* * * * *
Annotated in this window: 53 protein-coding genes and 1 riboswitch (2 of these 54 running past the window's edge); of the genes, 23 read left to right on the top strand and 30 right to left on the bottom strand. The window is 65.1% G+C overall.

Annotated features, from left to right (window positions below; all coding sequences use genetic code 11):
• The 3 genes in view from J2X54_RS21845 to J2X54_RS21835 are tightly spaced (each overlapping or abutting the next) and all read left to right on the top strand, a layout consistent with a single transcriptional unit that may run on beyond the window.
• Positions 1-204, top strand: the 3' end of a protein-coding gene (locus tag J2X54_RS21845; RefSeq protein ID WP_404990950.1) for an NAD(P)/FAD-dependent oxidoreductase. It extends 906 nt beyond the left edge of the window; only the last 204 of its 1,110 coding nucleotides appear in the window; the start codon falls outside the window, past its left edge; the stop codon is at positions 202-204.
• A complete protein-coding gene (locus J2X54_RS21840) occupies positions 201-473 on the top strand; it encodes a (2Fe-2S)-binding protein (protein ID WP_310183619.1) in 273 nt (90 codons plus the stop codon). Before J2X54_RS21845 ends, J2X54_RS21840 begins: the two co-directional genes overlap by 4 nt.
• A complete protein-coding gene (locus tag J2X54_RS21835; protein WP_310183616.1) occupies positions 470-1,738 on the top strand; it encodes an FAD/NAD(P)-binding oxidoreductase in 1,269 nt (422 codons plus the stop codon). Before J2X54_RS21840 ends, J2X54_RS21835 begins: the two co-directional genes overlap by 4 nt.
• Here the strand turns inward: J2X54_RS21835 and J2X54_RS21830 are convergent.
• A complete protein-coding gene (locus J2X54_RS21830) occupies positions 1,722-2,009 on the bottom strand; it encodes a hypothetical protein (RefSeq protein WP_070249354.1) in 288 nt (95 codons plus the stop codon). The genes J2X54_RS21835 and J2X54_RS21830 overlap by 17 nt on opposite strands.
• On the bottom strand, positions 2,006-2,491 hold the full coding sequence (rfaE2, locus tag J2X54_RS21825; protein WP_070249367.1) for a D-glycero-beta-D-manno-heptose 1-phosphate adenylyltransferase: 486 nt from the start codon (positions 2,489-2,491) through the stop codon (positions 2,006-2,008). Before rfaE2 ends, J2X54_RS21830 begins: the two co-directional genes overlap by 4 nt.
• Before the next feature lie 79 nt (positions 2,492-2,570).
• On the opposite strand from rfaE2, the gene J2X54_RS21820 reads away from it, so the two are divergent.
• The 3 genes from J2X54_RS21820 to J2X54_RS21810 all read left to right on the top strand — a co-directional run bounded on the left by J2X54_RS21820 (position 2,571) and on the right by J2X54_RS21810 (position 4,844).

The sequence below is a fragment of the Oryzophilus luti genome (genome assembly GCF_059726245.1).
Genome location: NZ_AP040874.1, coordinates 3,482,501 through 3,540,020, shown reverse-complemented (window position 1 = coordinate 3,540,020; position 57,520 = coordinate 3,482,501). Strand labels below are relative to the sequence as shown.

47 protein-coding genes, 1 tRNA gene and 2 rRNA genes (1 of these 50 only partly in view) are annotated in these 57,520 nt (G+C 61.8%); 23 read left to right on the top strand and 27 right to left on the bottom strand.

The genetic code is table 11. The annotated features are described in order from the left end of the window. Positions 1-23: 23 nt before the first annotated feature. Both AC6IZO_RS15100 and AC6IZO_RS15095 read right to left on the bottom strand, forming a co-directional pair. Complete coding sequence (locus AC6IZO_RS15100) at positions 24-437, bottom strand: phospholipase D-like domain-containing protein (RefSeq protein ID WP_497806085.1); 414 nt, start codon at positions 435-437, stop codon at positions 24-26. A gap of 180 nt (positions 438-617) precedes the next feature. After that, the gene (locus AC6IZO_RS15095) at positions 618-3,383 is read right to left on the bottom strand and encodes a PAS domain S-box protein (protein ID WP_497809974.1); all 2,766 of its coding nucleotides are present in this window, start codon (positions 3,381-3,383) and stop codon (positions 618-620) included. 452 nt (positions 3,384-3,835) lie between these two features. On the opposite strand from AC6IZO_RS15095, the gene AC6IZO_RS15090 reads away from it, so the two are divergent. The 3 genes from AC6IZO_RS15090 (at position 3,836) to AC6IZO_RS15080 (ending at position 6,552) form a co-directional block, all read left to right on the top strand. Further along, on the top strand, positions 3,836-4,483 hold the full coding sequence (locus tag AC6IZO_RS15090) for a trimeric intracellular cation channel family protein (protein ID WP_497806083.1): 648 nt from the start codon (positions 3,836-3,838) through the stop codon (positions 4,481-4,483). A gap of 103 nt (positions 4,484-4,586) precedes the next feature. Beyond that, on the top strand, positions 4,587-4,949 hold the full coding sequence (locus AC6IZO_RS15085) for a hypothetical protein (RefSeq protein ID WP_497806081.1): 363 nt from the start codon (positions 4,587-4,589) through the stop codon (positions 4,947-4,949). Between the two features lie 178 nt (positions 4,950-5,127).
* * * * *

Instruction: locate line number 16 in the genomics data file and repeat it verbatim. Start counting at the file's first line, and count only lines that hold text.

The genetic code is table 11. The annotated features are described in order from the left end of the window. Positions 1-23: 23 nt before the first annotated feature. Both AC6IZO_RS15100 and AC6IZO_RS15095 read right to left on the bottom strand, forming a co-directional pair. Complete coding sequence (locus AC6IZO_RS15100) at positions 24-437, bottom strand: phospholipase D-like domain-containing protein (RefSeq protein ID WP_497806085.1); 414 nt, start codon at positions 435-437, stop codon at positions 24-26. A gap of 180 nt (positions 438-617) precedes the next feature. After that, the gene (locus AC6IZO_RS15095) at positions 618-3,383 is read right to left on the bottom strand and encodes a PAS domain S-box protein (protein ID WP_497809974.1); all 2,766 of its coding nucleotides are present in this window, start codon (positions 3,381-3,383) and stop codon (positions 618-620) included. 452 nt (positions 3,384-3,835) lie between these two features. On the opposite strand from AC6IZO_RS15095, the gene AC6IZO_RS15090 reads away from it, so the two are divergent. The 3 genes from AC6IZO_RS15090 (at position 3,836) to AC6IZO_RS15080 (ending at position 6,552) form a co-directional block, all read left to right on the top strand. Further along, on the top strand, positions 3,836-4,483 hold the full coding sequence (locus tag AC6IZO_RS15090) for a trimeric intracellular cation channel family protein (protein ID WP_497806083.1): 648 nt from the start codon (positions 3,836-3,838) through the stop codon (positions 4,481-4,483). A gap of 103 nt (positions 4,484-4,586) precedes the next feature. Beyond that, on the top strand, positions 4,587-4,949 hold the full coding sequence (locus AC6IZO_RS15085) for a hypothetical protein (RefSeq protein ID WP_497806081.1): 363 nt from the start codon (positions 4,587-4,589) through the stop codon (positions 4,947-4,949). Between the two features lie 178 nt (positions 4,950-5,127).